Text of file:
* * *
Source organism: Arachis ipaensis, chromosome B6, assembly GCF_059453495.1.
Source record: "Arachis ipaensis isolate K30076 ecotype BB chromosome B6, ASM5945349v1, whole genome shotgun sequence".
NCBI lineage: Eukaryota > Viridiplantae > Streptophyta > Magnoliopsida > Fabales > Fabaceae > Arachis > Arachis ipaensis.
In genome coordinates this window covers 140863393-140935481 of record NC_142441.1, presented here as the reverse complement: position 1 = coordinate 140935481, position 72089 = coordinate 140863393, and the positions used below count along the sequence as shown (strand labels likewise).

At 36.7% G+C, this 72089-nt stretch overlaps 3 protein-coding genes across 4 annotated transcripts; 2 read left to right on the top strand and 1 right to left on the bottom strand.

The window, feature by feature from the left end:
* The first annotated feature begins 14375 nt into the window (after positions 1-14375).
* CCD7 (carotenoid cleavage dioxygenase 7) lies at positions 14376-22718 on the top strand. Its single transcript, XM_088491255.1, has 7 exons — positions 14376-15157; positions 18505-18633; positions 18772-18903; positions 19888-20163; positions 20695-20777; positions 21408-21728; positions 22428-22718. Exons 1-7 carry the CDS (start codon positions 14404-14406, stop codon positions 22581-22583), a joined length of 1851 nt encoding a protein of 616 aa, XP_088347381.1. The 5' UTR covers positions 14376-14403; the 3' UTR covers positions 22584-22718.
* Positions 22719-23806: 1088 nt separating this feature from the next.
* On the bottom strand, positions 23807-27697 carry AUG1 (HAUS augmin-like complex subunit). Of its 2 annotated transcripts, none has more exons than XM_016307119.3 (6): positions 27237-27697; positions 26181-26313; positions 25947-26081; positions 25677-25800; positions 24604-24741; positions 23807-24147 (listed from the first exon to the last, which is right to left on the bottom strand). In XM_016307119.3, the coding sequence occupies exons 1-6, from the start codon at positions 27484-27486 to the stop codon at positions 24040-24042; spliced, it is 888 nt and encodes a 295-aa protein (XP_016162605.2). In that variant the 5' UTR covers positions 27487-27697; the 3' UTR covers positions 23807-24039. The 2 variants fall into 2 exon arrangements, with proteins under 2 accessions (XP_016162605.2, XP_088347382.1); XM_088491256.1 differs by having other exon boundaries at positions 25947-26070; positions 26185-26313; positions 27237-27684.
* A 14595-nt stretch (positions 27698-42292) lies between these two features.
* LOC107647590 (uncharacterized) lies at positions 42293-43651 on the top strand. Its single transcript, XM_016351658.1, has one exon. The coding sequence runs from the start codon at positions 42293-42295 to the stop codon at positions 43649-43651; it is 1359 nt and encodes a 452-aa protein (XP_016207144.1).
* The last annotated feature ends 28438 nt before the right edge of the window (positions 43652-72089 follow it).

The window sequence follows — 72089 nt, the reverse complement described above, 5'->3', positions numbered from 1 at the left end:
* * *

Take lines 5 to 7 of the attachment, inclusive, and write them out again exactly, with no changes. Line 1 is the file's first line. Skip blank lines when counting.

At 36.7% G+C, this 72089-nt stretch overlaps 3 protein-coding genes across 4 annotated transcripts; 2 read left to right on the top strand and 1 right to left on the bottom strand.

The window, feature by feature from the left end:
* The first annotated feature begins 14375 nt into the window (after positions 1-14375).